Worker Control and Workplace Democracy. An Alternative Labour History

Over the past 135 years, in all kinds of historical situations and during various political and economic crises and in different political systems, workers have taken control of their workplaces. Yet this story of workers self-administered production is rarely told. Capitalists, bourgeois governments and administrators of systems based on the exploitation of workers usually have little interest in disseminating the history of self-organized workers; those who have successfully run factories without bosses. In the early 20th century workers tried to gain control over production in social and socialist revolutions, like those in Austria, Germany, Hungary, Italy, Russia and Spain, and under state socialism, as in Yugoslavia, Poland or Hungary; they did so as well in anti- colonial struggles and democratic revolutions in Argentina, Algeria, Indonesia and Portugal, to just name a few examples. Factory take-overs by workers and the perspective of workers’ control was also present in labor struggles against capitalist restructuring in the last third of the 20th century in France, Self-Administration, Autonomy, State Socialism, Union, Council Democracy, Crisis, Cooperatives
the UK, Italy, Canada, Australia and elsewhere. Company occupations and workers’ self-administration have again manifested themselves strongly since the 1990s in Argentina and in many parts of South America, as well as in India and some European countries. Workers and communities have recuperated hundreds of factories and companies contending against the consequences of global capitalist crises (Ness & Azzellini 2011). What can be seen from all these examples is a common struggle of workers for the democratic control of production. They show how, even without knowledge of previous worker control initiatives or an explicit socialist consciousness, the collective administration of workplaces has frequently emerged as an inherent tendency among the rank and file. Workers’ councils and assemblies discuss, decide and work in a horizontal and directly democratic way. In the long run workers’ control has not been able to impose itself on a large scale. Media and expert discourses often suggest that the many problems worker-controlled companies faced internally were the reason for their failure. But despite all claims that workers’ control is not viable or the supposed loss of enthusiasm of workers and the adverse conditions of the capitalist context surrounding them, workers’ control almost always failed because of the threat or use of violent repression.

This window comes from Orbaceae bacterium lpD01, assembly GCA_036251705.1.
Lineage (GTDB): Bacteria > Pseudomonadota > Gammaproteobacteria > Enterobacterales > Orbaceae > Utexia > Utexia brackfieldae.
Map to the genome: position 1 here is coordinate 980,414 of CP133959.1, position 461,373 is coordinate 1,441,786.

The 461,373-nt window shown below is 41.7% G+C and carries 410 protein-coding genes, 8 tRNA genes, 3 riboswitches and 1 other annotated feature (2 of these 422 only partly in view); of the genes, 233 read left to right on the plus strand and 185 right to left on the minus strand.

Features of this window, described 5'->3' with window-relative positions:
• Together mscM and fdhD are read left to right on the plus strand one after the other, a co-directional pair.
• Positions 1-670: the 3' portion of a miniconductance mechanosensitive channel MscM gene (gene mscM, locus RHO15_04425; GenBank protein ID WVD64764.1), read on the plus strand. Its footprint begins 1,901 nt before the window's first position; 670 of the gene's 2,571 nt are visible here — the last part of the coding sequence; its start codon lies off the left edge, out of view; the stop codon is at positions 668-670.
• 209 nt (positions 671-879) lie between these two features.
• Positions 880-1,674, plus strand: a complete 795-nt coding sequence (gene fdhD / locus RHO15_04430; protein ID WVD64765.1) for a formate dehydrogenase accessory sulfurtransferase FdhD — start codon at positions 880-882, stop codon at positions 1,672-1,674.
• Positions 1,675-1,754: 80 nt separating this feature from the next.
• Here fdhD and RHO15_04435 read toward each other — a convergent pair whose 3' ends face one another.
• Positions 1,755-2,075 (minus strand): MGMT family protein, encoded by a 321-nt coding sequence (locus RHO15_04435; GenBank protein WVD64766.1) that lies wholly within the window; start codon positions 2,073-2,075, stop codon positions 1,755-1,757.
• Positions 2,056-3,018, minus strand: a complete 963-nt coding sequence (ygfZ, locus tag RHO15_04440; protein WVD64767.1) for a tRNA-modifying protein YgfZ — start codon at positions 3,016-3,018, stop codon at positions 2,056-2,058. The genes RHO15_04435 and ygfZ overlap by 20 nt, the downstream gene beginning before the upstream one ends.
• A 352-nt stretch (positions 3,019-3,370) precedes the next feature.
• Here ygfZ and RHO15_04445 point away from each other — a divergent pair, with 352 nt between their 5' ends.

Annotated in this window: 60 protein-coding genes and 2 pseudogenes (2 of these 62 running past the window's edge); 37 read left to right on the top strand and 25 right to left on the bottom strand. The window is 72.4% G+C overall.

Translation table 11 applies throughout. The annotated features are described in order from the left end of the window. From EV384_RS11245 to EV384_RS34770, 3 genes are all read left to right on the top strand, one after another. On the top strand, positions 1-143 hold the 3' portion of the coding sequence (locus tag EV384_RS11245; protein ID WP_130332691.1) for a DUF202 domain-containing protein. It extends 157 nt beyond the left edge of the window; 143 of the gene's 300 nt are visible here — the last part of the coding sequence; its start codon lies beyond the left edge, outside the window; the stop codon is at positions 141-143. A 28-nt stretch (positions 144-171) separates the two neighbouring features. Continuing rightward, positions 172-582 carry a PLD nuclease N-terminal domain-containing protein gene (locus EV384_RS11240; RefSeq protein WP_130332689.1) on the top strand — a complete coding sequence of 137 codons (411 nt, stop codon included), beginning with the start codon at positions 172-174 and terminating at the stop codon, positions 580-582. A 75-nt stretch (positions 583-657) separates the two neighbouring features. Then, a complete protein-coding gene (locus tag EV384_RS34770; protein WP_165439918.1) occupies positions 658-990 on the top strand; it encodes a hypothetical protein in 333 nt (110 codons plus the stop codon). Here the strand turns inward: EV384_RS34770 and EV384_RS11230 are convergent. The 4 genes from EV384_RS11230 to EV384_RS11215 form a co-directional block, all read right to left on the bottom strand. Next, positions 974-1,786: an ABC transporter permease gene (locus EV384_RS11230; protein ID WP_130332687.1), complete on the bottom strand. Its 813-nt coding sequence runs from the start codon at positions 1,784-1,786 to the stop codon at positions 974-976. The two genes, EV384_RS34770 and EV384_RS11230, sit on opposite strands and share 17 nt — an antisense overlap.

This illustrates that workers’ control in production is only one necessary step for transforming society and moving towards overcoming capitalism and »the exploitation of men by men« (as Marx said: today we would say »men and women«). In order to create a perspective for overcoming capitalism it
is indispensable to gain control of production. But revolutionary organization and self- administration must be extended to all areas of society to be able to consolidate the transformation process needed. […]

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